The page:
The students were then faced with finding the length l (height of triangular face, Figure 2), but struggled with how to put it in terms of s and h as found in the formula. One student suggested employing the Pythagorean theorem by using one of the slant edges of the pyramid EC or ED as the hypotenuse and 1/2 s = CF = FD as one of the legs of the right triangle. This strategy did not work because the slant height l needed to be expressed in terms of h, the height of the pyramid. Another student suggested dropping a line perpendicular to the base, ABCD, from point E to meet at point O (Figure 2). This was difficult for students to visualise but utilising the model made it easier to see the height EO. The student demonstrated that using the right triangle (EOF) with its legs EO = height (h) of the pyramid and OF = 1/2s, the length l (hypotenuse) could be calculated. Using that reasoning, the students found l as follows:

l = [square root of ([(1/2s).sup.2] + [h.sup.2])]

= [square root (([s.sup.2]/4 + [h.sup.2])]


Therefore the total surface area is

A = area of the base + area of the lateral surfaces

= [s.sup.2] + 4 x 1/2 s [square root (([s.sup.2]/4 + [h.sup.2])]

= [s.sup.2] + 2s [square root of ([s.sup.2] + 4[h.sup.2]/4)]

= s(s + [square root of ([s.sup.2] + 4[h.sup.2]])

The students were still not able to comfortably make sense of the formula. In addition, it remained difficult for them to generalise the formula for other pyramids that do not have a square base.

Using physical models and their associated nets

A second group of students employed a different strategy. The students took the net out of the model and opened it (Figure 3b) and then folded it back up and replaced it in the pyramid. I noted students doing this over and over again, moving to two-dimensional representation of a three-dimensional solid in an effort to make sense of the total surface area of the pyramid. As the students continued with investigation, they noted that sometimes it was hard to visualise the total surface area of the solid but that it is made much easier when a net accompanied the solid (Figure 3).

In this case, the students labelled the area of each of the four isosceles triangles with height l and a square with sides s, and then started finding the individual areas. They began with the lateral area (the four isosceles triangles) by drawing a diagram using the dynamic software Geometer's Sketchpad (Jackiw, 2001) to illustrate the net as shown in Figure 4.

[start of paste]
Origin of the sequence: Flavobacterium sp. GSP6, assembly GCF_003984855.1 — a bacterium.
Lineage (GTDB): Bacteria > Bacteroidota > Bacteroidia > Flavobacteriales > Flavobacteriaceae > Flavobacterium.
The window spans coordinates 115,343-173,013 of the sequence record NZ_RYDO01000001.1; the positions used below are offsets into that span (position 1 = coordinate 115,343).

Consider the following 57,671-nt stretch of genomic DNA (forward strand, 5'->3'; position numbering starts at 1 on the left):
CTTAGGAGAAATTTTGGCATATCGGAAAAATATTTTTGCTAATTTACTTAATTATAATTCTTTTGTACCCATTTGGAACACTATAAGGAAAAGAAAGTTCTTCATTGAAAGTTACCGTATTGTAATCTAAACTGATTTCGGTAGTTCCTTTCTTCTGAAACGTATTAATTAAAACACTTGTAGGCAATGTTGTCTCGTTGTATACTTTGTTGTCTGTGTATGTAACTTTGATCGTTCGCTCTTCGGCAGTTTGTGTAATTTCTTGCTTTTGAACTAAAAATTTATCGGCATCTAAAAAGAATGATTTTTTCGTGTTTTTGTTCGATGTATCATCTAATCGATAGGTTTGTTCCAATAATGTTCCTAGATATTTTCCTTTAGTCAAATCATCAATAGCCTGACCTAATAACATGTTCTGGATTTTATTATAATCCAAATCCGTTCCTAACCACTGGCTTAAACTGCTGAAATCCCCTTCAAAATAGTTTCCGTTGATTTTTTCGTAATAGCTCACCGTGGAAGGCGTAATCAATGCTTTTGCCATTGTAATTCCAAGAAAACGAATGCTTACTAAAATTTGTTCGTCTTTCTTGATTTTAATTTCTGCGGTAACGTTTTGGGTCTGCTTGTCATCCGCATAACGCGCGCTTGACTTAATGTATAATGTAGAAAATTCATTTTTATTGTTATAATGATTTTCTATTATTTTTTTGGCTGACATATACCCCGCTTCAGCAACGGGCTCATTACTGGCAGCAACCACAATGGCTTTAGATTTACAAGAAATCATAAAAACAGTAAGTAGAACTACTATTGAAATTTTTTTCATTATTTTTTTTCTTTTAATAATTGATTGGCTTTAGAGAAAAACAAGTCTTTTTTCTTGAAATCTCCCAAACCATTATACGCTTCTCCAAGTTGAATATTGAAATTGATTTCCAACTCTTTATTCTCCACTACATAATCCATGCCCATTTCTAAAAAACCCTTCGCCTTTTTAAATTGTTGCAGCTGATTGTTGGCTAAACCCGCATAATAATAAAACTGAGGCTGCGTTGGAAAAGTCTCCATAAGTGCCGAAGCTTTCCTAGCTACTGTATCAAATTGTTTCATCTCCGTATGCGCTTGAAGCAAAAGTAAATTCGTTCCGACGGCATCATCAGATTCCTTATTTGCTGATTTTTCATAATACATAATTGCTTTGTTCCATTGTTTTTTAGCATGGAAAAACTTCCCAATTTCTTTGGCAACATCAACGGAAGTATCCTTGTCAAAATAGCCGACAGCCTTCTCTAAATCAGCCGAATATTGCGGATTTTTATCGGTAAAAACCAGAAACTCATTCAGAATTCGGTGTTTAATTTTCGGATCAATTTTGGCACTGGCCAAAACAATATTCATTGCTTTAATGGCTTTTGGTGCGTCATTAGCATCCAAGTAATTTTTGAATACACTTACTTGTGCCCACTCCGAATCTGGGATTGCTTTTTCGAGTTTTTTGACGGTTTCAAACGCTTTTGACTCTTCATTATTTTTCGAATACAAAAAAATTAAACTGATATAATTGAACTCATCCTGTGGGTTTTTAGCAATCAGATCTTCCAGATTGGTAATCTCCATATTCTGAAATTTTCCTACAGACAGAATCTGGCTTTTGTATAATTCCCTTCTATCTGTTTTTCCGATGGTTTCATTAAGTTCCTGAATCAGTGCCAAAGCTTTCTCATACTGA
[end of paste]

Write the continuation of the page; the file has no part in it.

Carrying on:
The students noted that:

Area of a square = [s.sup.2]

Area of each triangle = 1/2 s x l

Total surface area = area of the base + lateral surface area

= [s.sup.2] + 1/2 [s.sub.1] x l + 1/2 [s.sub.2] x l + 1/2 [s.sub.3] x l + 1/2 [s.sub.4] x l

= 1/2 l([s.sub.1] + [s.sub.2] + [s.sub.3] + [s.sub.4])

= area of the base + 1/2 l x (perimeter of base)

Using Geometer's Sketchpad, students also investigated the formula derived by finding the area as shown in Figure 5. Due to the dynamic nature of Geometer's Sketchpad, the students could change the base length measurement, note the change in the sum of all the areas and that the area formula derived yielded the same results as shown (Figure 5).

I then asked my students what they thought would happen if the base had a regular octagonal base. They came up with this formula for the total surface area:

Total surface area = area of octagonal pyramid (TSA)


= Area of octagon + 1/2 l([s.sub.1] + [s.sub.2] + [s.sub.3] + [s.sub.4])

= Area of the base + 1/2 l x (perimeter of base)



Using a similar approach and also investigating the same formula, Geometer's Sketchpad was used to construct a net and measurements were recorded as shown in Figure 6.

I then challenged my students to think about what would happen if the base of the polygon had 100 sides? What about 1000 sides? What about 10 000 sides and what would the lateral faces look like? The students responded that as the number of sides of the polygon increases, the polygon approaches a circle and the solid becomes a cone. I then asked them to use the same approach to find the total surface area of a cone and they suggested:

Total surface of a cone = area of a circle + lateral surface area

= [pi][r.sup.2] + 1/2 l x (perimeter of base)

= [pi][r.sup.2] + 1/2 l x (2[pi]r)

= [pi][r.sup.2] + [pi]rl (where r is the radius of a circle